Will Italy’s right-wing government control who gets to direct the nation’s biggest museums?


A government appointed committee tasked with helping select the new directors of some of Italy’s biggest museums—including Florence’s Uffizi Galleries and Milan’s Pinacoteca di Brera—lacks impartiality and could result in the culture ministry lining up its favoured candidates, art historians have warned.

The five-person committee was created as part of a culture ministry tender that went live on 16 June and foresees the appointment of new directors at the Museo di Capodimonte in Naples and the Galleria Nazionale d’Arte Moderna in Rome. Its members will whittle down candidates to three for each museum before the culture ministry selects its favoured applicant. Candidates had until 14 July to apply.

In an open letter dated 25 July and addressed to Gennaro Sangiuliano, the culture minister, and Massimo Osanna, the ministry’s general director of museums, critics complained the committee features just one art historian, Daniela Porro, who works for the culture ministry-run superintendent’s office in Rome, and two culture ministry employees, Porro and Luigi La Rocca the ministry’s director of archaeology, fine art and landscape – with limited expertise in running art museums.

Impartiality concerns

Jointly signed by the Italian Society of Art Historians (SISCA) and the University Council for Art History (Cunsta), the letter states: “It is questionable that in a commission that is supposed to be impartial there are two employees of the ministry of culture, who will not be able to ignore the instructions of that ministry”.

Massimiliano Rossi, the president of Sisca, tells The Art Newspaper he was concerned by a lack of international figures on the committee, and warned of the dominance of archaeology experts, including Carmela Capaldi, who is a professor at Naples’s Federico II University. Osanna, who was previously director of the Pompeii archaeological site, also teaches at the university. “The risk is that an archaeologist goes to the Uffizi” Rossi says.

Osanna hit back in an interview published in the La Repubblica newspaper on 28 July, underlining the committee members’ expertise, and describing suggestions they would be influenced by politicians as “disgraceful”. “What do they mean? That our directors are not competent?”, Osanna asked.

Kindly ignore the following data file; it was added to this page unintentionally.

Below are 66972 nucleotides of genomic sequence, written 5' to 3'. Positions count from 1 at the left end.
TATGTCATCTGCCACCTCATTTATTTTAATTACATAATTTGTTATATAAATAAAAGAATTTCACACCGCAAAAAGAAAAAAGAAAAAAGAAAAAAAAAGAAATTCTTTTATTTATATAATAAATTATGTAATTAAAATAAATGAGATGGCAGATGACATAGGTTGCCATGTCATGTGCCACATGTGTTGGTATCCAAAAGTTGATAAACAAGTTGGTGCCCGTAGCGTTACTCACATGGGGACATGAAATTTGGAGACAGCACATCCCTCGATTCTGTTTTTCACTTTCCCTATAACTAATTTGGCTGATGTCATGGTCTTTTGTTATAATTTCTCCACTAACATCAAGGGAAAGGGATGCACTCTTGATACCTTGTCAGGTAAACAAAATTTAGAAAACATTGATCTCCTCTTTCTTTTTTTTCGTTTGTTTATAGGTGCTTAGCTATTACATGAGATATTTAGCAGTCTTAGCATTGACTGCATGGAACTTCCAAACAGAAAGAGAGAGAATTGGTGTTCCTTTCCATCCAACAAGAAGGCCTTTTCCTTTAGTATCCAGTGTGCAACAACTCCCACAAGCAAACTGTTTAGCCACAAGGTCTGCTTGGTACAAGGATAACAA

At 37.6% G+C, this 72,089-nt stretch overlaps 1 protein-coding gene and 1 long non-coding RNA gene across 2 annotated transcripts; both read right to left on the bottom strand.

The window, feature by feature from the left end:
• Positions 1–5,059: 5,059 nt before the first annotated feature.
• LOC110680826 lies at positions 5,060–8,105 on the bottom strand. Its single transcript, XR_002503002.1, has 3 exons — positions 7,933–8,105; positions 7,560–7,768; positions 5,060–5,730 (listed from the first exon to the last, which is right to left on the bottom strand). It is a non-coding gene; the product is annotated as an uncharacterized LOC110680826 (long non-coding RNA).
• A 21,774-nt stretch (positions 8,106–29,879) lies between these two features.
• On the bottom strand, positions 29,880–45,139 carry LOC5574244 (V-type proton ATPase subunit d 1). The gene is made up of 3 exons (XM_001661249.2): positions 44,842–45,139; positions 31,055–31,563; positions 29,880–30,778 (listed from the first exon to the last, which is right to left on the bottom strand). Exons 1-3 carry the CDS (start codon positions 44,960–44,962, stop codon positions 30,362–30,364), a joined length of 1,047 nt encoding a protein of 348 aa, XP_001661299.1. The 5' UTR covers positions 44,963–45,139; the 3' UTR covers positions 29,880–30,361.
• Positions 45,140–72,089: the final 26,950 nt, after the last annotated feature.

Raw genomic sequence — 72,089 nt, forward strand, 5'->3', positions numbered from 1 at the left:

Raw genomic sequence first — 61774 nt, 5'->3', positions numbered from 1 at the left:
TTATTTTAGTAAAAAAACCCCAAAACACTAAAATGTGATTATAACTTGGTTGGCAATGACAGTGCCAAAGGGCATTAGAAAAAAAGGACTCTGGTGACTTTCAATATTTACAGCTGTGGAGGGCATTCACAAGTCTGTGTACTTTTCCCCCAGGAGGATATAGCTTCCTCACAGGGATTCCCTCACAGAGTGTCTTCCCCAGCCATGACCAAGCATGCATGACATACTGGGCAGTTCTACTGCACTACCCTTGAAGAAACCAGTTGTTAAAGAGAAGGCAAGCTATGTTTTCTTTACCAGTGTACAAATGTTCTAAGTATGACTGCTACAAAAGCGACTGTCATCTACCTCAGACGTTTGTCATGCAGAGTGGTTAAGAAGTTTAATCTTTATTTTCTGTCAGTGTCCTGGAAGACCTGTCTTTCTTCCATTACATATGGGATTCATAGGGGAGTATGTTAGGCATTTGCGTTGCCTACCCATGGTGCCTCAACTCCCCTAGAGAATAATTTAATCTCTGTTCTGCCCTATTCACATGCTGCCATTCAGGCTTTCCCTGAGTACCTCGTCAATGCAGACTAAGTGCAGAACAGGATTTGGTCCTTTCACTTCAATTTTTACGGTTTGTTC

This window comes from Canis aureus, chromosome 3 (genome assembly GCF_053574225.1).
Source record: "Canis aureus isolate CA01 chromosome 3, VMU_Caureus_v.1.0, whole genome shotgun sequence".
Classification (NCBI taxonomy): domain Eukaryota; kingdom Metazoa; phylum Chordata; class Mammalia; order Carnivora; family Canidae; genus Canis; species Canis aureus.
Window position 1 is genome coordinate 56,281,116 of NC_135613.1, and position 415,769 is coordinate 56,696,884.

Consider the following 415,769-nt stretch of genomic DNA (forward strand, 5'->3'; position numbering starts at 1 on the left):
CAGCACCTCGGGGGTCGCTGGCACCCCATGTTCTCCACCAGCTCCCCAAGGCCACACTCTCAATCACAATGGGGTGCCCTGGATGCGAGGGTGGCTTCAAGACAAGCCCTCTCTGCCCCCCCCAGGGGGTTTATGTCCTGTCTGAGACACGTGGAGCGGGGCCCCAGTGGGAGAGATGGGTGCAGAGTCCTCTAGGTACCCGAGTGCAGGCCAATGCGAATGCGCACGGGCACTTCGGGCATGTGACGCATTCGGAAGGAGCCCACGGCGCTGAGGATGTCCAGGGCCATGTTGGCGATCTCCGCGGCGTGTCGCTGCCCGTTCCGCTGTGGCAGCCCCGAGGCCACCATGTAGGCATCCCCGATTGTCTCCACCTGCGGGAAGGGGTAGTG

Critics have drawn comparisons with a previous museums tender held in 2015 by Dario Franceschini, Sangiuliano’s predecessor. Presided over by Paolo Baratta, then president of the Venice Biennale, the previous committee featured Nicholas Penny, the art historian and former director of London’s National Gallery.

The tender resulted in seven international directors being appointed to Italy’s biggest museums, which had been granted greater autonomy in fund-raising, appointing staff and planning exhibitions and loans the previous year. The new directors included the German Eike Schmidt at the Uffizi, the British James Bradburne at the Pinacoteca di Brera and the Frenchman Sylvain Bellenger at the Museo di Capodimonte.

While the latest tender states citizens of EU countries can apply, Vittorio Sgarbi, an art critic who is an undersecretary in the culture ministry, has appeared to suggest Italy’s nationalist government will favour domestic candidates, telling the Il Corriere Fiorentino newspaper in January: “For the next tender we are leaning towards selection committees with members more closely linked to the national territory”.

Commenting on Sgarbi’s statement, Rossi predicted that “the era of the international directors is over”.

The successful applicants are expected to be announced in the autumn. Meanwhile, the ministry plans to appoint new directors to three top tier museums – the National Archaeological Museum in Naples, the Musei Reali in Turin and the newly unified Galleria dell’Accademia and Musei del Bargello in Florence – as well as the 17 museums that have recently been granted autonomy with a new tender that is due to go live in February.


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